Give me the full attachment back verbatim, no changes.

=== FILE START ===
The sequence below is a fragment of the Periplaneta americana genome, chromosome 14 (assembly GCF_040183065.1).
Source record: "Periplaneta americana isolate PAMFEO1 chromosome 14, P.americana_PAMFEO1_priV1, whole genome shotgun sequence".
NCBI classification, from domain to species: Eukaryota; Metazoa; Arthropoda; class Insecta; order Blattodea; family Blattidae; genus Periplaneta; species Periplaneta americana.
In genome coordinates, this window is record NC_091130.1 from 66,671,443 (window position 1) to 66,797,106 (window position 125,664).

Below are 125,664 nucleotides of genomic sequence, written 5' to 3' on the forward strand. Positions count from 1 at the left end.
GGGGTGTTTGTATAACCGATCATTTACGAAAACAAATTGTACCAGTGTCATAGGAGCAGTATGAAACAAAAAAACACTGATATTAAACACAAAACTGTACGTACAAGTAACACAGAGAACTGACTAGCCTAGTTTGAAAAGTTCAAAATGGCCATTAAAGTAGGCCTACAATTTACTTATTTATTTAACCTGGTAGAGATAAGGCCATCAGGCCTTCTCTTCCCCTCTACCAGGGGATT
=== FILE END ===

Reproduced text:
The sequence below is a fragment of the Periplaneta americana genome, chromosome 14 (assembly GCF_040183065.1).
Source record: "Periplaneta americana isolate PAMFEO1 chromosome 14, P.americana_PAMFEO1_priV1, whole genome shotgun sequence".
NCBI classification, from domain to species: Eukaryota; Metazoa; Arthropoda; class Insecta; order Blattodea; family Blattidae; genus Periplaneta; species Periplaneta americana.
In genome coordinates, this window is record NC_091130.1 from 66,671,443 (window position 1) to 66,797,106 (window position 125,664).

Below are 125,664 nucleotides of genomic sequence, written 5' to 3' on the forward strand. Positions count from 1 at the left end.
GGGGTGTTTGTATAACCGATCATTTACGAAAACAAATTGTACCAGTGTCATAGGAGCAGTATGAAACAAAAAAACACTGATATTAAACACAAAACTGTACGTACAAGTAACACAGAGAACTGACTAGCCTAGTTTGAAAAGTTCAAAATGGCCATTAAAGTAGGCCTACAATTTACTTATTTATTTAACCTGGTAGAGATAAGGCCATCAGGCCTTCTCTTCCCCTCTACCAGGGGATT